The following description is lifted directly from [Polsue 1868]. It must be read in the context of that date. Other extracts are available online.

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THE parish of Paul, or S. Paul, is situated in the deanery and hundred of Penwith; it is bounded on the north by Madron; on the east by Mount’s Bay; on the south by the sea and S. Burian; and on the west by S. Burian and Sancreed.

The estimated tithable lands of the parish amount to 2662 acres, which are thus subdivided:—arable 1904A.; gardens 176A; crofts, cliffs, and commons 582A.

The living is a vicarage in the gift of the Lord Chancellor. The tithes are commuted at £910 12s.; namely, to the vicar £512 12s.; and to the impropriators, T. T. S. Carlyon, and J. T. Peter, Esquires, in equal undivided moieties, £398.

The parish comprises by actual measurement 3433A. OR. 16P.; of which the glebe called the Churchtown moor, measures 1A. 2R. 25P.; the church and churchyard 3R. 26P.; the “higher churchyard” or school cemetery 2R. 15P.; and roads and streams 66A. 2R. 34P.

Vicars;—Martin James, vicar in 1536; John Tremearne, vicar in 1595; during his incumbency the Spaniards landed at Mousehole, and not only burnt that village, but also set fire to the church; in reference to which the vicar made the following entry in the parish register:—

Jesu spes et salus mea. 1595. A register of the names of all those that were baptized, married, and buried in the Parish church of St. Pawle, in the Countie of Cornwall, from the 23rd Daie Julie, the year of our Lord God 1595, on the which Daie the Church, towre, bells, and all other things pertaining to the same, together with the houses and goods, was Burn’d and spoil’d by the Spaniards in the said parish, being Wensdaie the daie aforesaid, in the 37th year of the Reigne of our Sovereigne Ladie Elizabeth, by the grace of God, of England, Fraunce, and Ireland, defender of the Faith.

Per me Johannem Tremearne, Vicarium Ejus.

Henry Pendarves, vicar 58 years, died 1739; Henry Penneck, vicar from 1739 to 1771; John Allen, vicar in 1782; Richard Gurney, vicar circa 1815; C. G. Ruddock-Festing, M.A., presented by Lord Chancellor Eldon, admitted August 14, 1827, died 1857; John Garrett instituted in 1857; W. Carpenter, D.D., died December 24, 1865; and the present vicar, the Rev. Richard Malone, admitted March 13, 1866.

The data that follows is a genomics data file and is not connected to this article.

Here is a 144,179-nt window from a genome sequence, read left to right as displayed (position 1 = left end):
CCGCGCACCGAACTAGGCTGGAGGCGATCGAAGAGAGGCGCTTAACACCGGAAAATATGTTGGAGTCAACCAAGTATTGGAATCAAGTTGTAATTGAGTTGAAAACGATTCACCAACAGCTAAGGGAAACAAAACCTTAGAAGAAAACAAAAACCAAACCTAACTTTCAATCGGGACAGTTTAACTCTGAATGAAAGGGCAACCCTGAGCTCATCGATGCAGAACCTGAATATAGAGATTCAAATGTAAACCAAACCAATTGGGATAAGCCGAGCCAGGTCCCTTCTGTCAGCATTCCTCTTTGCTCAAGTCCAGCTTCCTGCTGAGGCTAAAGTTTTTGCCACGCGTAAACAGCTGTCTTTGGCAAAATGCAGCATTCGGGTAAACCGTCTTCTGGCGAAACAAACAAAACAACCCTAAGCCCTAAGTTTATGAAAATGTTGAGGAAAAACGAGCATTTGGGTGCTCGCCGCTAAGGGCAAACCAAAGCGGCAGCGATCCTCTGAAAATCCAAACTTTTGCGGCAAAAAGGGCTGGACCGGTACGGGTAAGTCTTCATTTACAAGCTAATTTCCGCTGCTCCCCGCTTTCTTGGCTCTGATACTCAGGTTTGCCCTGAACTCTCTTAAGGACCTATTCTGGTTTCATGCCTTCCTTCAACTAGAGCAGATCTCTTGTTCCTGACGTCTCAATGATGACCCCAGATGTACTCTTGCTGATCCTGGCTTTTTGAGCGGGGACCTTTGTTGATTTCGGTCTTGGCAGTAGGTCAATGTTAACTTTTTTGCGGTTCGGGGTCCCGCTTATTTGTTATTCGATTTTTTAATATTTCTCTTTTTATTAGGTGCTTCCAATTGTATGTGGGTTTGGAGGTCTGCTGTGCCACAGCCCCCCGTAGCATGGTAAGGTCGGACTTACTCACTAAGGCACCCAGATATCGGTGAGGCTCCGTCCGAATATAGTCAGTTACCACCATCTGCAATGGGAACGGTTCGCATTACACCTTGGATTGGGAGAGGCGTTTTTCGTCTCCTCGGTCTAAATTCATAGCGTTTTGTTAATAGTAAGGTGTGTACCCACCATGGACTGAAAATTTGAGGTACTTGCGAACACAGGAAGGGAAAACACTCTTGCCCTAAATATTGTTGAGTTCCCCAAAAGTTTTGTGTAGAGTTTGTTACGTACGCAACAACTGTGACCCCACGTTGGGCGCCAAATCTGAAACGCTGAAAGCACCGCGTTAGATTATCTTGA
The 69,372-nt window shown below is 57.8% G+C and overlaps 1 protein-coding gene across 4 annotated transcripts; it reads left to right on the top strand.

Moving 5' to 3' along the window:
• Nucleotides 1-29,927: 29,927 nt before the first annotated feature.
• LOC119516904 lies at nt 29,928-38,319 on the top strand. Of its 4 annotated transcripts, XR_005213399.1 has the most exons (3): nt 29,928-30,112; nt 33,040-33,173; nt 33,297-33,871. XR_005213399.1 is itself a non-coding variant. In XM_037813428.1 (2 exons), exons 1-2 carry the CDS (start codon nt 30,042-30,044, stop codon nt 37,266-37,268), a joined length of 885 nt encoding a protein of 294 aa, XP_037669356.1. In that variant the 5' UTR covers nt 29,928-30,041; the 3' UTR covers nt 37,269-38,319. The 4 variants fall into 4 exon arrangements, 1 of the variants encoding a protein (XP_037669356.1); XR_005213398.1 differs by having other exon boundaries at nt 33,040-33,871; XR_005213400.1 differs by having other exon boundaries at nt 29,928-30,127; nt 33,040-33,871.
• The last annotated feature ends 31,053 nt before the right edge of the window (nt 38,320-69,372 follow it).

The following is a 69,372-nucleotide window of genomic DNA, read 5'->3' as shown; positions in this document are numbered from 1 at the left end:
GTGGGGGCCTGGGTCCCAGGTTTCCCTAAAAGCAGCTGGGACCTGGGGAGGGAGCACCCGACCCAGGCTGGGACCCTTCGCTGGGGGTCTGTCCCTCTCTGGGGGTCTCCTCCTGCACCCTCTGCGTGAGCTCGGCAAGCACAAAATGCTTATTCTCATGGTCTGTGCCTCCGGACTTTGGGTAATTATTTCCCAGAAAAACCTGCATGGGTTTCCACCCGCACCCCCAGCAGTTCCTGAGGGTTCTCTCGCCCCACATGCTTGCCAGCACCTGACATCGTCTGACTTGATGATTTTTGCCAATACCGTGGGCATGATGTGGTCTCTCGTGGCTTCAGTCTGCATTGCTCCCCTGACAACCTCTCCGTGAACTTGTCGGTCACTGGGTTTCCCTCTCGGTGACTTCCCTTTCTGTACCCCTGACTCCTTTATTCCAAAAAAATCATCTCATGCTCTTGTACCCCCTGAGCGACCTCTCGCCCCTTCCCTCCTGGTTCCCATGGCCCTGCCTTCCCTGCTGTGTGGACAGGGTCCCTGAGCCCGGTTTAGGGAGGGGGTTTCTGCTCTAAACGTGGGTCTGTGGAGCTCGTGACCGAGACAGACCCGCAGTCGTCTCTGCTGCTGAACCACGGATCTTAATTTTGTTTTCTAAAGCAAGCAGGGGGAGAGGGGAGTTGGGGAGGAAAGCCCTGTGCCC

The church was dedicated by bishop Grandisson, July 11, 1336, to S. Paulinus, the first archbishop of York, who was sent into England by pope Gregory I., shortly after the mission of S. Augustine; it was previous to the Reformation, with the church of Breage, attached to the mitred abbey of Hailes, in Gloucestershire, founded by Richard King of the Romans, and Earl of Cornwall. The festival of S. Paulina is on October 12; but the parish feast is celebrated on the nearest Sunday to October 10. In the taxation of 1291, the church is charged as Eccl’ia S’c’i Paulini. The structure comprises a chancel, nave, and north and south aisles. A handsome chancel window of five lights, in Polyphant stone, has recently been inserted. The arcades consist of nine four-centred arches each; but the third arch of the north arcade is very small, and is raised by solid masonry 3 feet 6 inches from the floor. The arcades are supported on octagonal monolith pillars of native granite. A south window is filled with stained glass in commemoration of John and Elizabeth Rowe, of Ragannis in this parish, who died in 1841 and 1845. The font is modern, and the material fine native granite. The tower arch is of a superior character and well-proportioned; it is open to the church; a neat west window, also of Polyphant stone, is now being fixed. There is a south porch, with a doorway in Catacleuse stone; a north door; and a priest’s door in the south chancel aisle.

The following inscription, now defaced, was formerly to be seen in the church,—The Spanyer burnt this church in the year 1595. When the porch was under repair in 1807; some of the woodwork was found to be charred.

The tower is a good building of granite ashlar; it consists of three stages, is double buttressed at the angles, and is finished with battlements and pinnacles. The newel turret rises above the tower, and is similarly finished. The belfry contains three bells. The first bell is inscribed,—“Prosperity to this parish, A.R., 1727;” the second,—“Prosperity to the Church of England, A.R., 1727;” and the third,—“To the church the living call: To the grave do summon all, A.R., 1727.”

Over the west window and on each side is a niche; on the sill of the niche on the left of the window is sculptured the letter M. The hoodmoulding of the doorway springs from corbel-heads, and at its apex is a shield bearing the monogram I.H.S.

Monuments and tablets of marble, etc., bear the following inscriptions:—

Hic juxta jecet corpus Willi: Godolphin de Trewarveneth in Parochiæ Sancti Pauli, Arm Obiit IX die Septembris, Ano. Ætatis suæ LXXIX. Annoq. Domini 1689. Vertitur in cineres Animam curravit Jesu.

Hoc monumentum Eliza Godolphin, filia Thomæ Darrell de Trewornan, in hoc comitatu, Arm. vid. & relicta defuncti, & Joh’es Nicholls in Cliclop supreme Cur Cancellarice felicesq. natu maximus Willi: Nioholls de Trereife, in parochiæ Sancti Maderni, nepotis & cohered. de Willi: Godolphin in Æternam illici memoria erexere Anno Domini 1697.

Over this monument hang two swords, helmet, and other armour; one of the swords is inscribed Nicholas Godolphin, arm., sepultus est Feb. 16, anno 1633.

In memory of Capt. Stephen Hutchens, of this parish, who departed this life at Port Royall in Jamaica, the 24th day of August, 1709; and was buried by the communion table in Kingston Church, in the forty-first year of his age.